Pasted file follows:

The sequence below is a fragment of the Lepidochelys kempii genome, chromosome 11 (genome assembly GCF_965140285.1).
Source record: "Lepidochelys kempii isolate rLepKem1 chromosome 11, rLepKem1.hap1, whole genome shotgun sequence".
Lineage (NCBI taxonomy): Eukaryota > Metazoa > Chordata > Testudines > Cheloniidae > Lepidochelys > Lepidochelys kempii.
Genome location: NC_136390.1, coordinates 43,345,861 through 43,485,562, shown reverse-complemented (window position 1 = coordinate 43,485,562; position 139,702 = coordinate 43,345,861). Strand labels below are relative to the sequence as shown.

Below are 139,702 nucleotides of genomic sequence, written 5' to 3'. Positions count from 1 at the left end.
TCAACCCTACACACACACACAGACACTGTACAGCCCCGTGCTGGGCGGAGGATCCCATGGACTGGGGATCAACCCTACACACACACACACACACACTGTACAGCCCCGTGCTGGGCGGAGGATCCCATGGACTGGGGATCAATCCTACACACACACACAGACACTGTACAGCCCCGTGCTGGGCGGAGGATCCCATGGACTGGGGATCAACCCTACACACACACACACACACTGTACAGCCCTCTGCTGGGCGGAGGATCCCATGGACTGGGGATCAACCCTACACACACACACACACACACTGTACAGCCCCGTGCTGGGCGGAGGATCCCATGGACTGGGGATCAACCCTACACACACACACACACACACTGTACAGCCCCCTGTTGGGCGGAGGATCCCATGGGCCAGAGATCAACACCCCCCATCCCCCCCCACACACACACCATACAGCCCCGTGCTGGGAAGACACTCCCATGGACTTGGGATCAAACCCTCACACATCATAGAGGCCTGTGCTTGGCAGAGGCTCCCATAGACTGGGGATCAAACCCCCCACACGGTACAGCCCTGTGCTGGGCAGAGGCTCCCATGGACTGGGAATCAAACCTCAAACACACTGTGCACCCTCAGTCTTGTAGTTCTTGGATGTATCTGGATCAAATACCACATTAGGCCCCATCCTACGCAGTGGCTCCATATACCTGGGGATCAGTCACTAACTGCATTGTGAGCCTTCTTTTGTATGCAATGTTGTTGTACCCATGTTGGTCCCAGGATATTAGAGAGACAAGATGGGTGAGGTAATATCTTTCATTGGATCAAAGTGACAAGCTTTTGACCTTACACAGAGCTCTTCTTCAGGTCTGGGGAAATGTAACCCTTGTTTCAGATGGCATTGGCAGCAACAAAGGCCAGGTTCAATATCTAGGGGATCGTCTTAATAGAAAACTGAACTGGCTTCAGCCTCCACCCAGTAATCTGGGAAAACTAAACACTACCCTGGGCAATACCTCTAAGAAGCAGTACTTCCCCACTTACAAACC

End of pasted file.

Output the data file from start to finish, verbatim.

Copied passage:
The sequence below is a fragment of the Lepidochelys kempii genome, chromosome 11 (genome assembly GCF_965140285.1).
Source record: "Lepidochelys kempii isolate rLepKem1 chromosome 11, rLepKem1.hap1, whole genome shotgun sequence".
Lineage (NCBI taxonomy): Eukaryota > Metazoa > Chordata > Testudines > Cheloniidae > Lepidochelys > Lepidochelys kempii.
Genome location: NC_136390.1, coordinates 43,345,861 through 43,485,562, shown reverse-complemented (window position 1 = coordinate 43,485,562; position 139,702 = coordinate 43,345,861). Strand labels below are relative to the sequence as shown.

Below are 139,702 nucleotides of genomic sequence, written 5' to 3'. Positions count from 1 at the left end.
TCAACCCTACACACACACACAGACACTGTACAGCCCCGTGCTGGGCGGAGGATCCCATGGACTGGGGATCAACCCTACACACACACACACACACACTGTACAGCCCCGTGCTGGGCGGAGGATCCCATGGACTGGGGATCAATCCTACACACACACACAGACACTGTACAGCCCCGTGCTGGGCGGAGGATCCCATGGACTGGGGATCAACCCTACACACACACACACACACTGTACAGCCCTCTGCTGGGCGGAGGATCCCATGGACTGGGGATCAACCCTACACACACACACACACACACTGTACAGCCCCGTGCTGGGCGGAGGATCCCATGGACTGGGGATCAACCCTACACACACACACACACACACTGTACAGCCCCCTGTTGGGCGGAGGATCCCATGGGCCAGAGATCAACACCCCCCATCCCCCCCCACACACACACCATACAGCCCCGTGCTGGGAAGACACTCCCATGGACTTGGGATCAAACCCTCACACATCATAGAGGCCTGTGCTTGGCAGAGGCTCCCATAGACTGGGGATCAAACCCCCCACACGGTACAGCCCTGTGCTGGGCAGAGGCTCCCATGGACTGGGAATCAAACCTCAAACACACTGTGCACCCTCAGTCTTGTAGTTCTTGGATGTATCTGGATCAAATACCACATTAGGCCCCATCCTACGCAGTGGCTCCATATACCTGGGGATCAGTCACTAACTGCATTGTGAGCCTTCTTTTGTATGCAATGTTGTTGTACCCATGTTGGTCCCAGGATATTAGAGAGACAAGATGGGTGAGGTAATATCTTTCATTGGATCAAAGTGACAAGCTTTTGACCTTACACAGAGCTCTTCTTCAGGTCTGGGGAAATGTAACCCTTGTTTCAGATGGCATTGGCAGCAACAAAGGCCAGGTTCAATATCTAGGGGATCGTCTTAATAGAAAACTGAACTGGCTTCAGCCTCCACCCAGTAATCTGGGAAAACTAAACACTACCCTGGGCAATACCTCTAAGAAGCAGTACTTCCCCACTTACAAACC